Now think again from the standpoint of the unbeliever. What does he have? He doesn't see how God is nurturing, but he does see the nations in an uproar. And he has nothing to rely on, no group of like-minded persons to join him. He is unprotected in the storm in a cold world where it is every man for himself.
His world is unsheltered, sharks running with the sharks, survival of the meanest. Well, hello: your world is going to be destroyed, your world devoid of love and filled with fear, with all your relentless toil leading you nowhere. That's all going to go away. But God protects His people. There is a storm and Jesus invites us to be sheltered from it. But there is always some one so stubborn that they will stand out in the rain and catch cold and die rather than receive help. Jesus is appealing to your heart and mine and especially the person standing in the pounding rain of this world. He says come to me, all you who labor and are carrying heavy burdens. I will give you rest. You've tried out the cold and dark side of life. Won’t you please come to me today and try out the Godward side?
God Intervenes and Brings All Oppression to Nothing
But we hasten onward now to the third section of Psalm 46, found at verses 8-11:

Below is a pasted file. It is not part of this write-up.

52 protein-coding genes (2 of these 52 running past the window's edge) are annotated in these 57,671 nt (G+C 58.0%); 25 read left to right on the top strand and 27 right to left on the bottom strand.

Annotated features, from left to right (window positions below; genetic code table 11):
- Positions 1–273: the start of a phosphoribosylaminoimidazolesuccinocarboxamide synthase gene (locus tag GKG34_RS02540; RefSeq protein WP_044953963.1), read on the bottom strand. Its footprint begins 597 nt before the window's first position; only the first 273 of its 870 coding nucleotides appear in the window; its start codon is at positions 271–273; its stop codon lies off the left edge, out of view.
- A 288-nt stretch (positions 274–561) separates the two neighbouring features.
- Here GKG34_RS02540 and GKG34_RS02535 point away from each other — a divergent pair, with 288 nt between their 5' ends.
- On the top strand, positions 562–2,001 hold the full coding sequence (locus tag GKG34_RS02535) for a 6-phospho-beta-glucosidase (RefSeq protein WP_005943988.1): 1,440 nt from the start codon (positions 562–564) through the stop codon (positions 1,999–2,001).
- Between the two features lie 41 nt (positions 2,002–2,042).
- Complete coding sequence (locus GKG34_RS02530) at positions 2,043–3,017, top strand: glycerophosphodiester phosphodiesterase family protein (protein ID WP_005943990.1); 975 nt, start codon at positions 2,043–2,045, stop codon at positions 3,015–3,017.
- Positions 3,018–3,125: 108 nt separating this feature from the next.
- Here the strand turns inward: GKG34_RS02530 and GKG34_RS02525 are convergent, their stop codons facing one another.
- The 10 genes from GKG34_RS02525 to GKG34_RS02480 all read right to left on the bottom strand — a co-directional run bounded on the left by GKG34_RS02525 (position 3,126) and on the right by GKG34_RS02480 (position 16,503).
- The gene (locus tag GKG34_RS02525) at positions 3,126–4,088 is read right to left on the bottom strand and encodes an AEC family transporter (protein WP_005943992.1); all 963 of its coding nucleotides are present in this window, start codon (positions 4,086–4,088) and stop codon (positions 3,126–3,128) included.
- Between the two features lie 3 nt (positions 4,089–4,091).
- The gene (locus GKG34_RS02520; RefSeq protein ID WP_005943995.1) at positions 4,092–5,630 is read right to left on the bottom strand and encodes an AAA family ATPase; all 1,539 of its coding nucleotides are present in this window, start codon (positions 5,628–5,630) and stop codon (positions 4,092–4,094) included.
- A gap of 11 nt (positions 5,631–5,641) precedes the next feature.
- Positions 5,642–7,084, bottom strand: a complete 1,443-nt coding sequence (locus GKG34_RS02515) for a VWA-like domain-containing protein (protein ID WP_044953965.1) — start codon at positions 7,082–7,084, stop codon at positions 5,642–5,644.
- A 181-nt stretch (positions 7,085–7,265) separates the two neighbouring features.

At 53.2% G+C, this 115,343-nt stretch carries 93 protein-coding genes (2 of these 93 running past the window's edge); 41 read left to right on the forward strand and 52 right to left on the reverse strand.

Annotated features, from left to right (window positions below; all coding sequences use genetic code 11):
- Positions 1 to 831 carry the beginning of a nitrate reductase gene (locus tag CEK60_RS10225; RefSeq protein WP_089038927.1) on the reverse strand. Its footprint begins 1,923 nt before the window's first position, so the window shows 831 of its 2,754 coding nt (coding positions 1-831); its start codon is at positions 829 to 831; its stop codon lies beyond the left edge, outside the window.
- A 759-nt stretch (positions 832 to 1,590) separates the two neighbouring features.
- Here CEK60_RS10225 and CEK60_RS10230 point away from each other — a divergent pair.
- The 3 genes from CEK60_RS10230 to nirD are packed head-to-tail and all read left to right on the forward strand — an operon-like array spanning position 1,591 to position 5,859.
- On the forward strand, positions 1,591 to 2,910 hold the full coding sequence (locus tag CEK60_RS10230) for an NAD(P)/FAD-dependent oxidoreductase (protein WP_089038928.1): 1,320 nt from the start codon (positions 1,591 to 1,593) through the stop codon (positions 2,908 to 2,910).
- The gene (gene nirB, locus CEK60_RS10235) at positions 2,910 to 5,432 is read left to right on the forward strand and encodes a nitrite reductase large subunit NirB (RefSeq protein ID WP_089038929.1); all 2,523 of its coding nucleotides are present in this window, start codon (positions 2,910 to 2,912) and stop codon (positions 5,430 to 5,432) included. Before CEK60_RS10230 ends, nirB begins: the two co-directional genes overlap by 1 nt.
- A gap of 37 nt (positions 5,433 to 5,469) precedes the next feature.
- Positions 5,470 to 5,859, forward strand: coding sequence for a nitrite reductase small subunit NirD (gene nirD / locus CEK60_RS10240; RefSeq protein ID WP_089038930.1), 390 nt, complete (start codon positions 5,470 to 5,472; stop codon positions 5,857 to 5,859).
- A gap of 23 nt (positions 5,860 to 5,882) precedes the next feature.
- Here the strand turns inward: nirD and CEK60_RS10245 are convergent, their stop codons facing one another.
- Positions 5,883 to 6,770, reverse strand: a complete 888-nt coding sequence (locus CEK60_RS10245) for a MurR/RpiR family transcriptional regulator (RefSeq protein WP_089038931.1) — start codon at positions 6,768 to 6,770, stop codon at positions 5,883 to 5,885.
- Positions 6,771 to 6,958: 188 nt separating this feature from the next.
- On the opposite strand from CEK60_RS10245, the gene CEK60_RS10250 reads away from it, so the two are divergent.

Come, behold the works of the LORD, who has wrought desolations in the earth. He makes wars to cease to the end of the earth; He breaks the bow and cuts the spear in two; He burns the chariots with fire. "Cease striving and know that I am God; I will be exalted among the nations, I will be exalted in the earth." The LORD of hosts is with us; the God of Jacob is our stronghold. Selah (Psalm 46:8-11).
What does God do? He does great works in the earth. Some of these are beautiful like the towering, snowcapped mountains, the flashing waves at the seashore, the big blue sky and the black bear mother standing up on her hind legs. But some of them are remarkable in other ways not so cuddly. The desolation of the Egyptian army at the Red Sea crossing as they sought to kill God's people, or the angel-slain armies that had surrounded Jerusalem, or the earth desolated after the flood from which only Noah and seven others emerged alive.
God will bring to an end all wars for all time. He destroys the weapons, He breaks bows, cuts spears in two, He disarms nuclear warheads, and sinks nuclear aircraft carriers. He puts the NSA and the Five Eyes out of business.
He warns us all that He will bring the Great Controversy War to an end. Cease striving, He says, and know that I am God. God will be exalted among the nations--not presidents, not kings, but Jesus.